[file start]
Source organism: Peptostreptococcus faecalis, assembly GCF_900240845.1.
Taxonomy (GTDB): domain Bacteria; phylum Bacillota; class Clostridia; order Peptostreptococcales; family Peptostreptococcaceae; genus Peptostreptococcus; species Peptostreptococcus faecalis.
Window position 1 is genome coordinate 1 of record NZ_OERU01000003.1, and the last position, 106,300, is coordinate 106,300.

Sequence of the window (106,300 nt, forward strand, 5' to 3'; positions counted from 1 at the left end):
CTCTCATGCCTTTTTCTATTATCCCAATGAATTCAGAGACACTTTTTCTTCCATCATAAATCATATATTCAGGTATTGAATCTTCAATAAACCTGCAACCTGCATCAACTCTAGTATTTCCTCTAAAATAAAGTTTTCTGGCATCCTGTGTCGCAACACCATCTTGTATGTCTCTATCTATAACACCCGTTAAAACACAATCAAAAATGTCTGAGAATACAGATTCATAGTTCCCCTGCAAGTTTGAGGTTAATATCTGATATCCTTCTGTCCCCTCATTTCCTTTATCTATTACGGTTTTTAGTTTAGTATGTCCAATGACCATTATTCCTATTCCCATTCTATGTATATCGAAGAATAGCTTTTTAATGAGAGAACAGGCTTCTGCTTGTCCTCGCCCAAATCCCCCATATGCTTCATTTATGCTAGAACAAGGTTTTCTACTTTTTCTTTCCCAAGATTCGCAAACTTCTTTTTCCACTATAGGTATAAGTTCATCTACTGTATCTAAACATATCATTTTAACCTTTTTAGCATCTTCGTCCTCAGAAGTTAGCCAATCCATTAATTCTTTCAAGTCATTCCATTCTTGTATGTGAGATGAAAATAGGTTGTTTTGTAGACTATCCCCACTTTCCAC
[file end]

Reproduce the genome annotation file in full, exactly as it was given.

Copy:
Source organism: Peptostreptococcus faecalis, assembly GCF_900240845.1.
Taxonomy (GTDB): domain Bacteria; phylum Bacillota; class Clostridia; order Peptostreptococcales; family Peptostreptococcaceae; genus Peptostreptococcus; species Peptostreptococcus faecalis.
Window position 1 is genome coordinate 1 of record NZ_OERU01000003.1, and the last position, 106,300, is coordinate 106,300.

Sequence of the window (106,300 nt, forward strand, 5' to 3'; positions counted from 1 at the left end):
CTCTCATGCCTTTTTCTATTATCCCAATGAATTCAGAGACACTTTTTCTTCCATCATAAATCATATATTCAGGTATTGAATCTTCAATAAACCTGCAACCTGCATCAACTCTAGTATTTCCTCTAAAATAAAGTTTTCTGGCATCCTGTGTCGCAACACCATCTTGTATGTCTCTATCTATAACACCCGTTAAAACACAATCAAAAATGTCTGAGAATACAGATTCATAGTTCCCCTGCAAGTTTGAGGTTAATATCTGATATCCTTCTGTCCCCTCATTTCCTTTATCTATTACGGTTTTTAGTTTAGTATGTCCAATGACCATTATTCCTATTCCCATTCTATGTATATCGAAGAATAGCTTTTTAATGAGAGAACAGGCTTCTGCTTGTCCTCGCCCAAATCCCCCATATGCTTCATTTATGCTAGAACAAGGTTTTCTACTTTTTCTTTCCCAAGATTCGCAAACTTCTTTTTCCACTATAGGTATAAGTTCATCTACTGTATCTAAACATATCATTTTAACCTTTTTAGCATCTTCGTCCTCAGAAGTTAGCCAATCCATTAATTCTTTCAAGTCATTCCATTCTTGTATGTGAGATGAAAATAGGTTGTTTTGTAGACTATCCCCACTTTCCAC